Team Liquid prepare for a game during the 2020 League of Legends World Championship play-in stage (Image credit: LoL Esports)
As we inch closer to the beginning of the 2020 League of Legends World Championship’s main event, we have to come to terms with a simple yet profound realization: drafts have made or broken teams in the play-ins, and the impact of a brilliant (or botched) one will be even more significant moving forward.
Given the circumstances, Millenium has contacted Samuel “MrBaneBlade” Harkins, a long-time coach and analyst in the European and Oceanic League of Legends scenes, to predict the emergence of some of League of Legends’ (forgotten) picks in the competitive scene.
Among the selected picks are obvious ones that fell through the cracks, one that requires a double take to fully comprehend, and one that is much too specific, but specific enough to realistically happen. So, we did a 90-50-10 split, from likeliest to happen to the least likely one.
90%: low-ping reliant powerhouses Cassiopeia and Ryze will emerge
As online play was the rule for the 2020 League of Legends season, low-ping reliant champions have seen their play rates dwindle as they felt significantly clunkier at 40ms latency than they would with the offline setting’s negligible ping. However, the 2020 World Championship is played offline and is, therefore, the best opportunity for those picks to reemerge. Chiefs among them are Ryze and Cassiopeia, two hyperscaling machine gun mages, who could rule Summoners’ Rift in Orianna’s absence.
Cassiopeia has already seen a surge in airtime as the control mage meta engendered by Patch 10.18 brought her to 55% pick-ban presence despite the online setting, and as her efficiency against tanks incentivized teams to select her given the other balance changes that patch has wrought. However, her low play rate during the play-in stage might have more to do with the participating teams’ comfort levels on the champion and on their perception of the Lucian vs. Cassiopeia matchup than on the efficiency of the pick itself – particularly against the current AD carry champion pool, which takes longer to scale than it would take Cassiopeia to build Seraph’s Embrace.
On the other hand, Ryze has been relatively absent throughout the year even in the regions where he appears frequently, the League of Legends Pro League (LPL) and the League of Champions Korea (LCK), despite buffs to his mana regeneration; to his Q – Overload and W – Rune Prison; and to his defensive statistics (health, magic resist and armor). The champion has yet to see play as LCK teams have yet to play a single game, and as teams have so far opted to stick to what they have practiced in 2020. But there is hope for him, as macro-conscious teams are about to take center stage, and as his R – Realm Warp provides macro flexibility on its own, let alone with Shen’s involvement. Oh, and he fares better than Cassiopeia against Lucian, especially in a mid-jungle 2v2 skirmish.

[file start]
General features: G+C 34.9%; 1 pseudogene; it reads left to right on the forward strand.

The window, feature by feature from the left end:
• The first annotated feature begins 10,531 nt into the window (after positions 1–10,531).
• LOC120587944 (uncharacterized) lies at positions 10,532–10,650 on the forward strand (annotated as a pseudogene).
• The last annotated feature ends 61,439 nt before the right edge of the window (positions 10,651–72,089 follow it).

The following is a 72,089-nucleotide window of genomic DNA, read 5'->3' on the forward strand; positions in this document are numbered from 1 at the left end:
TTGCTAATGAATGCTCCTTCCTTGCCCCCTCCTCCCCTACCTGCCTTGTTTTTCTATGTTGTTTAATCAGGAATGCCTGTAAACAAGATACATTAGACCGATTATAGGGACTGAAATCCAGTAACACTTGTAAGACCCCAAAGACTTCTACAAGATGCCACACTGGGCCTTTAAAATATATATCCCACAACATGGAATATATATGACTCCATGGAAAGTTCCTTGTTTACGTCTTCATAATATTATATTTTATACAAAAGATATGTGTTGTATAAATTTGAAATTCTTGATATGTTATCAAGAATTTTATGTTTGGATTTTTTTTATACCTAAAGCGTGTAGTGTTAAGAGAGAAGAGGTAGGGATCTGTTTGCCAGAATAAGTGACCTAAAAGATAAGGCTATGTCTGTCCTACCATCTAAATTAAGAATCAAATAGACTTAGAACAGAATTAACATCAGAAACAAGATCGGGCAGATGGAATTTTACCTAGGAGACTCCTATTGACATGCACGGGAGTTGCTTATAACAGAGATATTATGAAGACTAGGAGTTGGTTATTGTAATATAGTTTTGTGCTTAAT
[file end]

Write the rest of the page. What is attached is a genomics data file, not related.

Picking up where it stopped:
50%: Xayah’s pick/ban priority will rise, especially in Group C
Group C features Gen.G, Fnatic, LGD Gaming and Team SoloMid, four teams that heavily lean (or have leaned in the past) on significant bot lane contributions to win games. The meeting of four teams with a similar approach is set to produce a lot of marksman bans, either resulting in advantages secured through other lanes, or to force an uncomfortable bot lane matchups.
However, with Rakan’s emergence during the 2020 World Championship, and due to the presence of Ashe and Jhin in drafts, Xayah has become a valid option. In such a setting, teams can delay their bot lane pick and select Rakan early, as he has thrived even when facing the threats of known counters Leona and Nautilus, and as the Xayah-Rakan partnership makes his time significantly smoother against those two.
Xayah can acquired lane priority against Ashe and Jhin, and her pairing with Rakan provides additional killing threat even with Nautilus and Leona around. In turn, Jungle champions such as Nidalee and Graves can use this to their advantage by securing early Drakes and contesting the opponent’s jungle camps, offering the opportunity to secure even greater early-game leads and a smoother road to prominence.
And that is without talking about her high damage output and team fight contributions, as well as the convenience of her offensive safety net, R – Featherstorm.
10%: Someone remembers that Singed exists and picks it situationally
What if someone told you that Singed could be viable competitively? Because he could be. Now, before North American League of Legends fans start yelling for the NA Special™ dear to fellow writer Tyler “FionnOnFire” Erzberger (Singed, Zilean, Skarner) to make an entrance, let us first talk about why Singed is situationally strong in the current patch cycle.
The current top lane poster boys, Ornn and Sion, and a potentially looming threat in Maokai, have weak wave clear without tower assistance if they run into the interference of Singed’s E – Fling (particularly Sion’s channeled Q – Decimating Smash).
In such a situation, Singed can freely proxy-farm minion waves, securing top side priority and being an absolute eyesore for teams facing him. And if people attempt to chase him, they have to deal with Q – Poison Trail and his evasiveness, which is further bolstered by the Phase Rush keystone. And that is saying nothing about the havoc he wreaks in team fights if he reaches critical mass in itemization.
That doesn’t mean that Singed is an all-purpose menace: another poster boy, Renekton, and traditional counter Cho’Gath him for breakfast. Similarly, anyone with wave clear (including mages) can deal with him, making him an unlikely threat, but one not to dismiss lightly.